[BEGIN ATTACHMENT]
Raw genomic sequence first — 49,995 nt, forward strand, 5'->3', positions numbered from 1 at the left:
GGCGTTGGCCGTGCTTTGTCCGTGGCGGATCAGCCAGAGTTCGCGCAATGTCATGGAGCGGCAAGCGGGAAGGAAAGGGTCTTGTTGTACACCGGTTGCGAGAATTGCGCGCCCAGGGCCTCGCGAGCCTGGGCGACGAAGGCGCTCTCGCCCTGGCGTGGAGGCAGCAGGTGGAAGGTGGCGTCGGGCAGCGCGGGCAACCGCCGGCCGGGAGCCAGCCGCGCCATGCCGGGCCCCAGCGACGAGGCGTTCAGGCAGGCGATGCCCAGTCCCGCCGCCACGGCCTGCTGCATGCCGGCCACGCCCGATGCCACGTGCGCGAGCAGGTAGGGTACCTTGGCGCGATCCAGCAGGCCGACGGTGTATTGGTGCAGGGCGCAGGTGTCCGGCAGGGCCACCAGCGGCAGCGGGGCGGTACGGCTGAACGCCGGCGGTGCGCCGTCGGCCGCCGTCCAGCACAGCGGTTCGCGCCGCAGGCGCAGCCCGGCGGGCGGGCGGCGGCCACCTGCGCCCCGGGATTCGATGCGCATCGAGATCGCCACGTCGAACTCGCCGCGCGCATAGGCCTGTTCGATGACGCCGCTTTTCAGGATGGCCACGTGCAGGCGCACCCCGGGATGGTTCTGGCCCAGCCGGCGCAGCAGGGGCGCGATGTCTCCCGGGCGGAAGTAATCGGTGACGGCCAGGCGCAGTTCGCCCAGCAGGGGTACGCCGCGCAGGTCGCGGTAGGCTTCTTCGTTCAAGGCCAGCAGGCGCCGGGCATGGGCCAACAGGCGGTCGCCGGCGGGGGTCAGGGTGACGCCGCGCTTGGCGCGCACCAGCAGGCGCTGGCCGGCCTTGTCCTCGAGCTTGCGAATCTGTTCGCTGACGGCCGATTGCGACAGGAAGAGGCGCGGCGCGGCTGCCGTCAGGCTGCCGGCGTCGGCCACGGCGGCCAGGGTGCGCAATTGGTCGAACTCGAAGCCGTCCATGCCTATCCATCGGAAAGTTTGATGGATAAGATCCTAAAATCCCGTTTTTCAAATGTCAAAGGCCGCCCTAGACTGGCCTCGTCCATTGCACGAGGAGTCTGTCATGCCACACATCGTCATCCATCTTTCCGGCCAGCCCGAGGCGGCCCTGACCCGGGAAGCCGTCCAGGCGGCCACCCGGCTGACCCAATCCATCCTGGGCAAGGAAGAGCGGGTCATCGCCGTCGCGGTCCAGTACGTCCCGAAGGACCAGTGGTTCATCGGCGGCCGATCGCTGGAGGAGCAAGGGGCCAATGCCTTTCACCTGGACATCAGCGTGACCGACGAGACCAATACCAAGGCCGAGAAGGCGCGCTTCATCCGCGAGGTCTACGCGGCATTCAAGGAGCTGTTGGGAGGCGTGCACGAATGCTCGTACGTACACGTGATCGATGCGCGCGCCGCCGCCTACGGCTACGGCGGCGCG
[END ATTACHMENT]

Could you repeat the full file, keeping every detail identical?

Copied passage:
Raw genomic sequence first — 49,995 nt, forward strand, 5'->3', positions numbered from 1 at the left:
GGCGTTGGCCGTGCTTTGTCCGTGGCGGATCAGCCAGAGTTCGCGCAATGTCATGGAGCGGCAAGCGGGAAGGAAAGGGTCTTGTTGTACACCGGTTGCGAGAATTGCGCGCCCAGGGCCTCGCGAGCCTGGGCGACGAAGGCGCTCTCGCCCTGGCGTGGAGGCAGCAGGTGGAAGGTGGCGTCGGGCAGCGCGGGCAACCGCCGGCCGGGAGCCAGCCGCGCCATGCCGGGCCCCAGCGACGAGGCGTTCAGGCAGGCGATGCCCAGTCCCGCCGCCACGGCCTGCTGCATGCCGGCCACGCCCGATGCCACGTGCGCGAGCAGGTAGGGTACCTTGGCGCGATCCAGCAGGCCGACGGTGTATTGGTGCAGGGCGCAGGTGTCCGGCAGGGCCACCAGCGGCAGCGGGGCGGTACGGCTGAACGCCGGCGGTGCGCCGTCGGCCGCCGTCCAGCACAGCGGTTCGCGCCGCAGGCGCAGCCCGGCGGGCGGGCGGCGGCCACCTGCGCCCCGGGATTCGATGCGCATCGAGATCGCCACGTCGAACTCGCCGCGCGCATAGGCCTGTTCGATGACGCCGCTTTTCAGGATGGCCACGTGCAGGCGCACCCCGGGATGGTTCTGGCCCAGCCGGCGCAGCAGGGGCGCGATGTCTCCCGGGCGGAAGTAATCGGTGACGGCCAGGCGCAGTTCGCCCAGCAGGGGTACGCCGCGCAGGTCGCGGTAGGCTTCTTCGTTCAAGGCCAGCAGGCGCCGGGCATGGGCCAACAGGCGGTCGCCGGCGGGGGTCAGGGTGACGCCGCGCTTGGCGCGCACCAGCAGGCGCTGGCCGGCCTTGTCCTCGAGCTTGCGAATCTGTTCGCTGACGGCCGATTGCGACAGGAAGAGGCGCGGCGCGGCTGCCGTCAGGCTGCCGGCGTCGGCCACGGCGGCCAGGGTGCGCAATTGGTCGAACTCGAAGCCGTCCATGCCTATCCATCGGAAAGTTTGATGGATAAGATCCTAAAATCCCGTTTTTCAAATGTCAAAGGCCGCCCTAGACTGGCCTCGTCCATTGCACGAGGAGTCTGTCATGCCACACATCGTCATCCATCTTTCCGGCCAGCCCGAGGCGGCCCTGACCCGGGAAGCCGTCCAGGCGGCCACCCGGCTGACCCAATCCATCCTGGGCAAGGAAGAGCGGGTCATCGCCGTCGCGGTCCAGTACGTCCCGAAGGACCAGTGGTTCATCGGCGGCCGATCGCTGGAGGAGCAAGGGGCCAATGCCTTTCACCTGGACATCAGCGTGACCGACGAGACCAATACCAAGGCCGAGAAGGCGCGCTTCATCCGCGAGGTCTACGCGGCATTCAAGGAGCTGTTGGGAGGCGTGCACGAATGCTCGTACGTACACGTGATCGATGCGCGCGCCGCCGCCTACGGCTACGGCGGCGCG